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Crazy Lady! (1993)

por Jane Leslie Conly

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588640,687 (3.24)12
As he tries to come to terms with his mother's death, Vernon finds solace in his growing relationship with the neighborhood outcasts, an alcoholic and her retarded son.
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This would be a great book for reluctant readers. I understood it so differently as an adult, and the writing was so strong that I expected more from it that I needed to. That's a compliment, I promise. Poverty in this novel wasn't tragic. Neither was alcoholism. Single parenthood was treated realistically. I remember crying at this book as a kid. As an adult, I just felt sort of moody afterward. I congratulate the author on her success and hope this book continues to do well. ( )
  iszevthere | Jun 20, 2022 |
Vernon is a junior high student who spends his time hanging out with his friends on the street corner, stealing the occasional candy bar and making fun of the local crazy lady and her mentally disabled son when they walk by. He needs help to pass his English class, and his tutor - an old lady/retired English teacher who lives next door to the crazy lady - helps him to get to know Maxine (crazy lady) and her son, and soon he becomes close friends with Ronald (the son).

A good bully-turned-caring person story that stays clear of any saccharine flavoring and actually offers up a touching story with characters that ring true. Both Maxine and Vernon have complex layers, and the conflict of the story goes beyond the simple wicked-boy-turns-good. Overall, a solid middle school pick. ( )
  electrascaife | Jun 21, 2021 |
In the book Crazy Lady! Vernon starts hanging out with his neighborhood friends after he starts to get excluded by his widowed father. However, Vernon’s new friends are no good. All they enjoy doing is picking on the outcasts of the neighborhood, mainly being Maxine, the alcoholic with the outrageous behavior, and her son Ronald who is mentally ill. Social service hears of Ronald and his situation that he is in and they try to come and take him away from his mother. After all the ridicule and bullying, Vernon makes the right choice and try to fight against the move.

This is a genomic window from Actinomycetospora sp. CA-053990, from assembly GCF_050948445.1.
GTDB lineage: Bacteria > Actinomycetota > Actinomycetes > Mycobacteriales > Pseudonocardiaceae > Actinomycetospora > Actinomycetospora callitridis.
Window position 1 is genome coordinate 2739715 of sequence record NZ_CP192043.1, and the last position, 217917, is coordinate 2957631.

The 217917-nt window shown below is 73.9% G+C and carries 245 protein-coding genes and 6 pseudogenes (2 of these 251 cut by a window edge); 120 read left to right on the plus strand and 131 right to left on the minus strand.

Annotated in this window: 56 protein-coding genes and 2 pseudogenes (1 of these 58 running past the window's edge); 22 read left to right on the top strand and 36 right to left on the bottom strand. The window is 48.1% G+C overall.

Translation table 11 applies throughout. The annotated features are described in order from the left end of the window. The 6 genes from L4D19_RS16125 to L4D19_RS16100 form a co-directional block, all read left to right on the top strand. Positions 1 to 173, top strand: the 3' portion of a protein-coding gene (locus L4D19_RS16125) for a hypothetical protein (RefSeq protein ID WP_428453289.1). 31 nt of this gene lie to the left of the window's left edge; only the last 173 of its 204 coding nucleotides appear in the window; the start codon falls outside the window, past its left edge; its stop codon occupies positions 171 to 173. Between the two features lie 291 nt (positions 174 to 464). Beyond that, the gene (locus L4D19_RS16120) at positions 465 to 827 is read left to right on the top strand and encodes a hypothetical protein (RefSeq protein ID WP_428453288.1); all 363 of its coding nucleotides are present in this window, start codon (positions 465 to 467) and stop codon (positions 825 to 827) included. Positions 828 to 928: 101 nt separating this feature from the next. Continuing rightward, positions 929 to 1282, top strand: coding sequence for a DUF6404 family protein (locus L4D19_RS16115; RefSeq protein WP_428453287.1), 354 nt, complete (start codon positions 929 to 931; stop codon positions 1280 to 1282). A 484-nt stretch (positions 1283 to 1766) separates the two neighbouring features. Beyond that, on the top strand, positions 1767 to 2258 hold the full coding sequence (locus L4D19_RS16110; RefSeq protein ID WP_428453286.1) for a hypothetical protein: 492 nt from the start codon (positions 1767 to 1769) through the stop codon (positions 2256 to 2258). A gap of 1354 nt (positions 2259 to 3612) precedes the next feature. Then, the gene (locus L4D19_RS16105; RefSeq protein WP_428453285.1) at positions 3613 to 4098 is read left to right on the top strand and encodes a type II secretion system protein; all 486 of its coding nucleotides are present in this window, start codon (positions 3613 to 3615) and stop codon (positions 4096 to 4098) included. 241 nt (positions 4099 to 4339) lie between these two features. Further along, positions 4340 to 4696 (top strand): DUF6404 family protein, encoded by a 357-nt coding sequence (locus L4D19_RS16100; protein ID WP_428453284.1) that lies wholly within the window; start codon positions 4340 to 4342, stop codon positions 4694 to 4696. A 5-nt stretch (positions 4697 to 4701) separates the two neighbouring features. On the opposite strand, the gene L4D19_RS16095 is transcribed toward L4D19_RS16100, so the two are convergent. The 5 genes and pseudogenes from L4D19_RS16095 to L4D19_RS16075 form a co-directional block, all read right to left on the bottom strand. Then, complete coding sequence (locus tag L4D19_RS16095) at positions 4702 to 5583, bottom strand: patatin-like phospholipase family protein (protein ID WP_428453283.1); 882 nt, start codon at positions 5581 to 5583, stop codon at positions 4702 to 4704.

I can personally relate to this book because I remember as a child how hard it was to avoid the peer pressure of picking on the other students who weren’t in the right clique. However, at the back of my mind I always knew the right thing to do.

In the classroom, I would take this opportunity to do a lesson over self-esteem and bullying. I would have a discussion in the classroom of the causes and effects of bullying.
  Sierra.Kovacs | Oct 20, 2010 |
This is a touching story of a young man who loses his mother and doesn't really fit in anywhere. He tends to get trouble and eventually has to have a tutor for English because he cannot afford to pay for his tutor. The tutor lets him pay off his lessons by helping the "Crazy Lady". While helping her he befriends her mentally retarded son and learns acceptance and the lesson of helping others.

I really enjoyed this book. The title drew me in and intrigued me into reading it.

In a classroom setting I would use this book as a model about self worth and acceptance as well as individuals are all different some on the outside and some on the inside, but all worth love.
  langerer | Apr 21, 2010 |
This book is about a boy named Vernon. His father is too busy trying to hold his family together after his wife dies to notice the boy's academic failures and his siblings are either too young or preoccupied with their own problems to help out. Vernon ends up hanging out on the corner because he don't know how to solve his problems on his own. He and some of his friends constantly picks on this lady named Maxine and her retarded son Roland until one day Maxine made a kind remark about his dead mother. He tells Maxine about his troubles and she introduces him to a retired teacher named Miss Annie who agrees to help him but on one condition. He has to help Maxine and Roland. With Vernon's help, Roland is able to participate in the Specual Olympics. Because Maxine is always drunk and abusive, social services remove Roland from her custody and then that is when Vernon shows his unrealized anger at his mother for dying but he is grateful for his father who has been there for him all along.

This was a very interesting book. I really enjoyed it and would recommend it to any teenager who is in a similar situation. I feel that it will help them cope with whatever they may be dealing with in their life.

I think that a way that I could incorporate this book into a classroom setting is by getting the students to discuss a situation that was similar to Vernon's and how they would cope with the situation. Of course, I would have to do this with a much older group of students.
  rita009 | Apr 20, 2010 |
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As he tries to come to terms with his mother's death, Vernon finds solace in his growing relationship with the neighborhood outcasts, an alcoholic and her retarded son.

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